Nanotechnology Now

Our NanoNews Digest Sponsors





Heifer International

Wikipedia Affiliate Button


android tablet pc

Home > Press > Nanotechnology Research: Study Finds Web of International Collaboration in $8.6 Billion Worldwide Research Activity

Abstract:
Despite their initial focus on national economic competitiveness, the nanotechnology research initiatives now funded by more than 60 countries have become increasingly collaborative, with nearly a quarter of all papers co-authored by researchers across borders. A new study finds that the two leading producers of nanotechnology papers - China and the United States - are roughly equal in output, though the U.S. retains a lead in quality.

By John Toon

Nanotechnology Research: Study Finds Web of International Collaboration in $8.6 Billion Worldwide Research Activity

Atlanta, GA | Posted on December 11th, 2010

Researchers from the two leading producers of nanotechnology papers - China and the United States - have become each nation's most frequent international co-authors. Though Chinese and U.S. researchers now publish roughly the same number of nanotechnology papers, the U.S. retains a lead in the quality of publications - as measured by the number of early citations.

"Despite ten years of emphasis by governments on national nanotechnology initiatives, we find that patterns of nanotechnology research collaboration and funding transcend country boundaries," said Phillip Shapira, study co-author and a professor in the School of Public Policy at the Georgia Institute of Technology. "For example, we found that U.S. and Chinese researchers have developed a relatively high level of collaboration in nanotechnology research. Each country is the other's leading collaborator in nanotechnology R&D."

The findings were part of a new study of nanotechnology publishing reported Dec. 2 in the online edition of the journal Nature. The research was sponsored by the National Science Foundation-supported Center for Nanotechnology in Society at Arizona State University (CNS-ASU).

Sparked by programs such as the National Nanotechnology Initiative (NNI) in the United States, leading industrial nations have launched nanotechnology research programs that invested more than $8 billion in public funds in 2008 alone. China, Germany, Japan and Korea are among the many countries that have launched major governmental programs to develop their national nanotechnology capabilities as part of efforts to boost future economic growth.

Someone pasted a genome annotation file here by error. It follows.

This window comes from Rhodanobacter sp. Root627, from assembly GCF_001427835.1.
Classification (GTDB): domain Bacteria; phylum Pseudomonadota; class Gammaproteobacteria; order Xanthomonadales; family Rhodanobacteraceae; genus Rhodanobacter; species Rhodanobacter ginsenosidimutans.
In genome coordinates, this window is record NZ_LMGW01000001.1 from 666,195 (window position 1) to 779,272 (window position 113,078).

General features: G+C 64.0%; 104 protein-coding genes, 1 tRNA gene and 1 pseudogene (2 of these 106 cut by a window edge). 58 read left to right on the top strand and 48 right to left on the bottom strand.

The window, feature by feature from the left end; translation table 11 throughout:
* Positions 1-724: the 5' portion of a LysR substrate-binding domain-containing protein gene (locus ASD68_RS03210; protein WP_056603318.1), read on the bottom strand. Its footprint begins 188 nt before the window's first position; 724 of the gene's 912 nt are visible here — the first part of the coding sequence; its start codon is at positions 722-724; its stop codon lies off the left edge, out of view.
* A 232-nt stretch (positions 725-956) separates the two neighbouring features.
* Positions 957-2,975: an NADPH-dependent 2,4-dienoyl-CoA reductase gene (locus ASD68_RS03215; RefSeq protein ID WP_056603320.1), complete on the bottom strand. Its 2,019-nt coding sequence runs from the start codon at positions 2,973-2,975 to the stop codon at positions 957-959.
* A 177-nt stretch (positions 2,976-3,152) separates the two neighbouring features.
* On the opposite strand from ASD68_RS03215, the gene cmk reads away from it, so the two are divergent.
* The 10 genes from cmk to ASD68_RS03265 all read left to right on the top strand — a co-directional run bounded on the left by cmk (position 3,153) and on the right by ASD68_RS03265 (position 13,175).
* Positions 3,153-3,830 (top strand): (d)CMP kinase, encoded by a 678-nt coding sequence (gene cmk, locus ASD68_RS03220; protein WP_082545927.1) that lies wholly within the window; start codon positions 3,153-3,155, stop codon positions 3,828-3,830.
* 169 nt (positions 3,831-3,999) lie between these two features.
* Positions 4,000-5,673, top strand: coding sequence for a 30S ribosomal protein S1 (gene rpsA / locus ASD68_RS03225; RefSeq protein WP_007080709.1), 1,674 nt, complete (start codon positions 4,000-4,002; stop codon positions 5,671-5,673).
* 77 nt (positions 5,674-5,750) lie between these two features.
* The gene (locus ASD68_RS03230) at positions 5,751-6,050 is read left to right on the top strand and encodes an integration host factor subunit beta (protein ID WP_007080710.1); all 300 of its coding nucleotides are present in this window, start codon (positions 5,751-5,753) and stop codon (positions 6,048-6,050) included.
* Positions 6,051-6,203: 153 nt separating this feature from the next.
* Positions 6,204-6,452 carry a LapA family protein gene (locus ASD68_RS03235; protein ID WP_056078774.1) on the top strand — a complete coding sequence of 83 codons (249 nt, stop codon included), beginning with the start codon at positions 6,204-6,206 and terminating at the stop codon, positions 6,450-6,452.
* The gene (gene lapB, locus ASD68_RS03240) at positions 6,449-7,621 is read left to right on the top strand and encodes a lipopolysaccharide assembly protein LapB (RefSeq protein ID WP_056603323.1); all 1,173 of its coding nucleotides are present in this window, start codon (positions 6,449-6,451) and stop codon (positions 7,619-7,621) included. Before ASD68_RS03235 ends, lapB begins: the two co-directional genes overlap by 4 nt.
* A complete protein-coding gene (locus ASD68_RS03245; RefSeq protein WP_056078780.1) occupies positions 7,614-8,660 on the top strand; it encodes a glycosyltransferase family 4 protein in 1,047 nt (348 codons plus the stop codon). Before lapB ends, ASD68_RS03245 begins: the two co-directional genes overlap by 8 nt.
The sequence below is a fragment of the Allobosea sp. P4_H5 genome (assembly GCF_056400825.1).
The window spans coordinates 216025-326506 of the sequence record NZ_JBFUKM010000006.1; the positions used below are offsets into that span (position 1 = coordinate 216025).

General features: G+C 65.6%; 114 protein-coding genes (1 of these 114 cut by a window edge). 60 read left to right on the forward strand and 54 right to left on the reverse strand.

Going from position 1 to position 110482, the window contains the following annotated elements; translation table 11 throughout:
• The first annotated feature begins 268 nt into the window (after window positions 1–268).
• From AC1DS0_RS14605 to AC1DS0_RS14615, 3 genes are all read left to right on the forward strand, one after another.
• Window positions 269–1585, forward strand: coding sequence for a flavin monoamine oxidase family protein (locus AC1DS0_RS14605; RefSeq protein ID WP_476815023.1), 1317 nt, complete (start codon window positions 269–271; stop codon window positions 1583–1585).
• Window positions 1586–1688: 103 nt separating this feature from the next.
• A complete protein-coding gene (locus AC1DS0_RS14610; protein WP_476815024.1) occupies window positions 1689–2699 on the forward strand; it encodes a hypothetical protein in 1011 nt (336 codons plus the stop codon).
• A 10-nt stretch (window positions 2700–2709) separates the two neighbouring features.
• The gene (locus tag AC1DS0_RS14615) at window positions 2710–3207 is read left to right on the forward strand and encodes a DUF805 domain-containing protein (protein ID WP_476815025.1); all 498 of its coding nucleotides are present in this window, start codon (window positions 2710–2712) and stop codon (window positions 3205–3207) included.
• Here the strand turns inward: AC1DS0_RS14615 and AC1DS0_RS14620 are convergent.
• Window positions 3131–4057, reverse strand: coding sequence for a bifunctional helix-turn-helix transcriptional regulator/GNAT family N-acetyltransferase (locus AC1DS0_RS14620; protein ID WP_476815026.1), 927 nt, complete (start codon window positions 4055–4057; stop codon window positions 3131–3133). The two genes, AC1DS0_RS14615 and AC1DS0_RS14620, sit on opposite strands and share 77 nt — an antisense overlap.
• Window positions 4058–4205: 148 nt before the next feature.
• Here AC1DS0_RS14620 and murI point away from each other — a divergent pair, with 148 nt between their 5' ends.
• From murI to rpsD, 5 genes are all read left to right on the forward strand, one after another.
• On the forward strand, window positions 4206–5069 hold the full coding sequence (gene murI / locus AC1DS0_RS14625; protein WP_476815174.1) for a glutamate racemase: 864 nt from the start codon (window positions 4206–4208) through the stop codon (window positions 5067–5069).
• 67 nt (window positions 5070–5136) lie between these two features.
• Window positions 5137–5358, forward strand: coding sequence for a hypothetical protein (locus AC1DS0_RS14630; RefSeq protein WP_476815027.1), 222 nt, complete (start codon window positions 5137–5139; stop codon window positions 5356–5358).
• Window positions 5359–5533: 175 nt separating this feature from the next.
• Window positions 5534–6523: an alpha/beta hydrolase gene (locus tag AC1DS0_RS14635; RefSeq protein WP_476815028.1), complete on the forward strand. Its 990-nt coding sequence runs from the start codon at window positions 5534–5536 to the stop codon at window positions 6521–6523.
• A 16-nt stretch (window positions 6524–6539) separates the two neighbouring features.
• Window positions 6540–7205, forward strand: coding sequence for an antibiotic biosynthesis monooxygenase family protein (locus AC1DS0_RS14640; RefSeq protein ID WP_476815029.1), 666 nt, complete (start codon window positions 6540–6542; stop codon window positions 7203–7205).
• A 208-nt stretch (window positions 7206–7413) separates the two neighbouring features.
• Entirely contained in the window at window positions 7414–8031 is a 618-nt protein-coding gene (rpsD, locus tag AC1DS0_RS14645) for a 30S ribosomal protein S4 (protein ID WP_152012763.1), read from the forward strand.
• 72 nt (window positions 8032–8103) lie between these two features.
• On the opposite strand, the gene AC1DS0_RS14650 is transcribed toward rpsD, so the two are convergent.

"There is widespread anticipation that nanotechnology will be a critical component in addressing global challenges in such areas as energy, environment, health care, security and sustainability," explained Shapira, who is also a professor of innovation at the University of Manchester. "At the same time, nanotechnology may be a key driver in the next wave of technology-led economic growth and investment. Governments around the world are hoping that their often massive investments in nanotechnology R&D will lead not only to economic, but also to significant societal returns."

Though the revolutionary advances that nanotechnology promises are still off into the future, Shapira noted that the investments made so far have led to "a noticeable shift toward innovation in the past few years as companies are beginning to market a wide range of products and devices whose performance has been enhanced by nanoscale science and engineering."

The study was conducted by Shapira and collaborator Jue Wang, an assistant professor at Florida International University. It used data mining techniques to study funding acknowledgements that have been available since 2008 in the Web of Science - one of the leading international databases of scientific publications. Shapira and Wang analyzed more than 91,000 papers published worldwide between August 2008 and July 2009.